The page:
London has lost half of its clubs in the last eight years. Well, so says mayor Sadiq Khan. If the same rate of destruction continues, that would mean a complete wipeout of the city's nightlife by 2024. Fabric recently joined a growing list of venues – from LGBT sanctuaries like the Black Cap to underground gems like Plastic People – that have been forced to close. When it's not due to rising rents, panics over "the drugs menace" or noise complaints, it's to make way for another gleaming set of pricey flats.
So if there's no party left to go to, what do you do? You make your own – and see if anyone joins in. Armed with some portable speakers, I set off to explore the not-too-distant future vision of post-nightclub London. I wanted to find out where will be left to dance and come together with strangers when the capital becomes even more sterile, corporate and privatised than it is today.
If coffee shops and luxury flats are the future, they're a good enough place to start. My first stop is Paternoster Square, one of many corporate developments, like Canary Wharf or Westfield, spreading across the city. While they might feel like public spaces, they're actually private land – and you have none of the rights you're entitled to elsewhere. Playing music, skateboarding or protesting are all banned. Top party vibes.
The afternoon sun is shining brightly as I crank up the latest Fabriclive album on my tinny speakers and start getting into it as unselfconsciously as possible. Pretty quickly, I feel awkward. Soon, passersby are doing everything they can to avoid eye contact. These people are embarrassed for me.
Gordon, 42, and Gemma, 33, both from Aberdeen, are the first ones who take enough pity on me to join in – purely out of respect to Fabric, they say. I pause to ask for their fondest memories of the club. "I don't remember – I was on a lot of drugs," Gemma says.
I expected security would have thrown us out 10 minutes in, but I clearly didn't kick off a movement worth bothering with. I got four people to shake their boots, but didn't quite recreate the sense of togetherness from a big drop in Room 1. Onto the next.
The London of the future may not have clubs, but it sure as shit will have chain coffee shops – which is great because after raving alone without the usual stimulants, I'm in need of some refreshments.
When I hit play inside a Pret, rapper D Double E is "on the rhythm combined", but he's battling to be heard above the tinkly background muzak. I realise that the speakers aren't on full volume, then crank that dial to 11. Now it's going off, the bass reverberating around the room.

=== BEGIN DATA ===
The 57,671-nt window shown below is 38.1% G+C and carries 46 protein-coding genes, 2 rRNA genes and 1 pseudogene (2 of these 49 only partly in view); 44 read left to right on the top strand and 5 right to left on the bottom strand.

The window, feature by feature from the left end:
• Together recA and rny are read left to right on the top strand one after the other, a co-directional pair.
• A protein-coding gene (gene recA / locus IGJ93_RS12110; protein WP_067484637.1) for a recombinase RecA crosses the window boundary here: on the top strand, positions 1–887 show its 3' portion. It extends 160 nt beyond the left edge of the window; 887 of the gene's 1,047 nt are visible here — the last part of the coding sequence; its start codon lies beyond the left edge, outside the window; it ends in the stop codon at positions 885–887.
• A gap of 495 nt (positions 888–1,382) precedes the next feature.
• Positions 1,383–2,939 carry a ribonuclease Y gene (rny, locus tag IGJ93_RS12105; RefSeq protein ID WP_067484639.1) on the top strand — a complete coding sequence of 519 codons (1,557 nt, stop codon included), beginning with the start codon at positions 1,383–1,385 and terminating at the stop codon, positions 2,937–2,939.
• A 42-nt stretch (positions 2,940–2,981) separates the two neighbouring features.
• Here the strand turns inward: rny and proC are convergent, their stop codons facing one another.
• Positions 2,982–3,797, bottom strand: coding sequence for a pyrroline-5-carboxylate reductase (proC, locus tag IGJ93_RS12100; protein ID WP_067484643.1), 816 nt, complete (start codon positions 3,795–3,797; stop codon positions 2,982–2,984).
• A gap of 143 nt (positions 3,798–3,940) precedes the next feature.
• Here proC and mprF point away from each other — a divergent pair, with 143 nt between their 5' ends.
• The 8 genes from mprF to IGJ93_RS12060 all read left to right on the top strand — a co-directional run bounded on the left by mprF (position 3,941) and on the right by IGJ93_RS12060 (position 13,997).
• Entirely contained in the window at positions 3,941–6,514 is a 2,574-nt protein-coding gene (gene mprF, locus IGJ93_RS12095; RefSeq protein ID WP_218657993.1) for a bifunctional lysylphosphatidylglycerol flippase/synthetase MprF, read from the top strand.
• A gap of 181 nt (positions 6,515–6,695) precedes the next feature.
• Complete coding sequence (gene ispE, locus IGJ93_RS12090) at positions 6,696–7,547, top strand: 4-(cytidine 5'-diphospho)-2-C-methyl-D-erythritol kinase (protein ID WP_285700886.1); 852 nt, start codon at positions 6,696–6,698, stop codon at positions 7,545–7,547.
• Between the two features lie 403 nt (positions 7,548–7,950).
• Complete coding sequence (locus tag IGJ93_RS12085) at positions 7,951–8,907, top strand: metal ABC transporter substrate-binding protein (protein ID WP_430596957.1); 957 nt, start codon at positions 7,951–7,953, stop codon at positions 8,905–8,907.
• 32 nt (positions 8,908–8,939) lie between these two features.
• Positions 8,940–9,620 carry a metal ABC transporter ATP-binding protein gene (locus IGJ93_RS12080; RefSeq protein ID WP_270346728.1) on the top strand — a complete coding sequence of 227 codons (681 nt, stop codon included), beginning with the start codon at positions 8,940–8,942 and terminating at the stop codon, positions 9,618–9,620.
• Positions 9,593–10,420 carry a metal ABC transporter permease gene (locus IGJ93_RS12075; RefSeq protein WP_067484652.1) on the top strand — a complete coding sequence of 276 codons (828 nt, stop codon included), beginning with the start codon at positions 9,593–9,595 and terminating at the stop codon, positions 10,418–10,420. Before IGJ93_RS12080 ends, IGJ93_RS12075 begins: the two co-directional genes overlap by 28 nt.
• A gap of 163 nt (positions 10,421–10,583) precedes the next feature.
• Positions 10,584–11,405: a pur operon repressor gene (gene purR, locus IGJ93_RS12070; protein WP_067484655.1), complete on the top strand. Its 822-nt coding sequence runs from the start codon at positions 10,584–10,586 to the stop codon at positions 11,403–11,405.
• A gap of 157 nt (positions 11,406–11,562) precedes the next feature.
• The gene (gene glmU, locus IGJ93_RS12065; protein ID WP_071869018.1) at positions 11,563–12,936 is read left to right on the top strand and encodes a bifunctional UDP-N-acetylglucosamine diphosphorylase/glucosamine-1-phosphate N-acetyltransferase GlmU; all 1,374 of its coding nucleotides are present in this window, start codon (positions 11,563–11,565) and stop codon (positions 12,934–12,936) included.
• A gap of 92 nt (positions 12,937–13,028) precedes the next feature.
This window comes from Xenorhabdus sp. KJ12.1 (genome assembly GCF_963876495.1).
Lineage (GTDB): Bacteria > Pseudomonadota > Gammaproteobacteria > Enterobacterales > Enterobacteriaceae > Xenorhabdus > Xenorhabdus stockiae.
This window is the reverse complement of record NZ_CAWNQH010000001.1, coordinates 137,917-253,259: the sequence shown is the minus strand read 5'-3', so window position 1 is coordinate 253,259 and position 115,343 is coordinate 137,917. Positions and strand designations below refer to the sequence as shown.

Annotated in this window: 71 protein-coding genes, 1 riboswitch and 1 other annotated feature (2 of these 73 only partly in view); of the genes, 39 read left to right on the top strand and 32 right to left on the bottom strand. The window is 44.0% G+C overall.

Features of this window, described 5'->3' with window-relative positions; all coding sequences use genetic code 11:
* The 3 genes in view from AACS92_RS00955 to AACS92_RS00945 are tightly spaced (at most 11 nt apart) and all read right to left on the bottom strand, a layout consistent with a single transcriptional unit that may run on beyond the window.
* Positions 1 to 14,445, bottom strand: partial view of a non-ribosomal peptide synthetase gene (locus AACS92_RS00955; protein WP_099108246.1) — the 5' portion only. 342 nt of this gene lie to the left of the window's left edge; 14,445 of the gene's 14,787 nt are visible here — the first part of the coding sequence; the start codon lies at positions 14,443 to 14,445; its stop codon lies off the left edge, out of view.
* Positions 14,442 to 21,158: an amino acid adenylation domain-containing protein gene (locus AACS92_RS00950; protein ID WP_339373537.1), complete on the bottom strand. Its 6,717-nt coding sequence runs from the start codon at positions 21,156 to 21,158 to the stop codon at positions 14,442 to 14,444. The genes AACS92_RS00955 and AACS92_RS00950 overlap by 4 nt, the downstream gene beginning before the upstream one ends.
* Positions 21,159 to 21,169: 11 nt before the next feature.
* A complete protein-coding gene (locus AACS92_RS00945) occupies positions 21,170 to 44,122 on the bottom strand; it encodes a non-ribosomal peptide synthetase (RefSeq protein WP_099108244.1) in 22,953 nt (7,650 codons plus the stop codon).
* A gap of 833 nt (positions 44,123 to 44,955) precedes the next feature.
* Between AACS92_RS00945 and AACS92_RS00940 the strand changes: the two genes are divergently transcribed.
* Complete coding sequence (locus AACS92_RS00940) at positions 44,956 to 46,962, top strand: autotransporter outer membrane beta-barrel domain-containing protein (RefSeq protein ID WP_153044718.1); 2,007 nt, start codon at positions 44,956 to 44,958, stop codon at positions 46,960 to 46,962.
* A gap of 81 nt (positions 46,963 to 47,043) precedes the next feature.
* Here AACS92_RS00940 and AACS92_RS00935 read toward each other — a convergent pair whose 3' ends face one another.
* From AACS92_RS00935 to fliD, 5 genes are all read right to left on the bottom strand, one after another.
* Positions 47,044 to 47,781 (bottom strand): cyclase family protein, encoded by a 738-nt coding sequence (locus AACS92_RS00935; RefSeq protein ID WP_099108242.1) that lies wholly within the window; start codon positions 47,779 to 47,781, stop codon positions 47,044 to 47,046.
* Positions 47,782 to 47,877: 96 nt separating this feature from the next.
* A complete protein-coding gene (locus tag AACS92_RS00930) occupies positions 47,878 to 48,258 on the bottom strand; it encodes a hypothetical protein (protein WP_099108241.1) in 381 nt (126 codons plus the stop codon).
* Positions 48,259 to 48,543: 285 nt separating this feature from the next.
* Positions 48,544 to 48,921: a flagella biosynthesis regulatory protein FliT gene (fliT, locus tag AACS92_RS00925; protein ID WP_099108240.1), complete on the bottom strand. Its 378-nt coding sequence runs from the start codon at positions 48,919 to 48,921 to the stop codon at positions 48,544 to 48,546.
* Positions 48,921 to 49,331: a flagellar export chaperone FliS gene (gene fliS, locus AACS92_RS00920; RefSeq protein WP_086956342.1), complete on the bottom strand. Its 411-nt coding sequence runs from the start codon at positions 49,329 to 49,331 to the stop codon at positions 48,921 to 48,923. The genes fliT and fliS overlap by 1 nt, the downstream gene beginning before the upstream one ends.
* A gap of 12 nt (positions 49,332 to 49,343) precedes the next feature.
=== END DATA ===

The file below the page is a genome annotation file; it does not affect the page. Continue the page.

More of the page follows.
Reinforcements arrive in the form of Haile, 37, from Texas. "I'm not from the city but my experience [of Fabric] was very positive, it's a culture worth preserving," he says, sympathetically throwing a few shapes in support before leaving.
Federico, the waiter, admits he let my little stunt run because he's a big fan of Fabric – and thinks its closure over drugs was bullshit. Afterwards, he puts things in perspective. "Where I used to work, there was a person who went in the toilet and smoked crack," he says. "I didn't sell the crack to him, he was just going into the toilet to smoke it. If he died it wouldn't be my fault, it's that person's responsibility."
Crossing the river, I head towards Elephant and Castle in south east London, site of a controversial £3 billion "regeneration". Residents of the Heygate Estate were kicked out of their social housing despite protests and at a massive loss to the local council, to make way for luxury towers. I approach the shiny glass entrance to One The Elephant, where a penthouse will set you back a cool £2.5 million. I don't have the required security keycard, so I slip inside behind someone else. As the sounds of Flava D begin echoing through the lobby, the two concierges adopt a good-cop, bad-cop routine to try get me out of the building quickly, with as little drama as possible.
The guy keeps smiling, answering my questions while repeatedly asking me to turn off the music and get out. The woman stays silent throughout but pins me with a piercing glare. Do the residents at least like dance music? "It's really strict here, they don't like any of that," the guy says, as a woman scuttles past and into the lift before I have a chance to drag her onto the makeshift dance floor. A huge security guard appears, forcing us to retreat before I lose my treasured soundsystem. If there's any partying to be had here, it's going on behind closed, security-card accessible doors – and I'm not invited.
Then I spot the playground outside. Could the fun-loving innocence of children resurrect a so-far pretty soul-destroying day? I approach a parent, Luke, who's pushing his son, Coen, and his friend, Waleed, both eight, on the giant swing. Luke is feeling the sounds of Flava D, but the kids are hesitant. I demonstrate the big fish, little fish, cardboard box routine. They're having none of it.
"What if they choose the tune?" Luke suggests, before asking the kids what they play. "Drake?" I whine to the opening bars of "Hotline Bling", trying to encourage two bemused eight-year-olds to dance with me. "Sorry, their sugar levels are running low," Luke says.
Maybe the next generation don't care about dance music? Is it even worth trying to save club culture for them, to preserve a legacy they won't appreciate? Either way, it's time to face facts: there's no replicating the feelings of those unforgettable nights out, in coffee shops or luxury flat lobbies. Club culture is irreplaceable. So let's pray this dystopian vision of a post-nightlife London never comes to pass. In the meantime, I'll be finding the best house parties I can.
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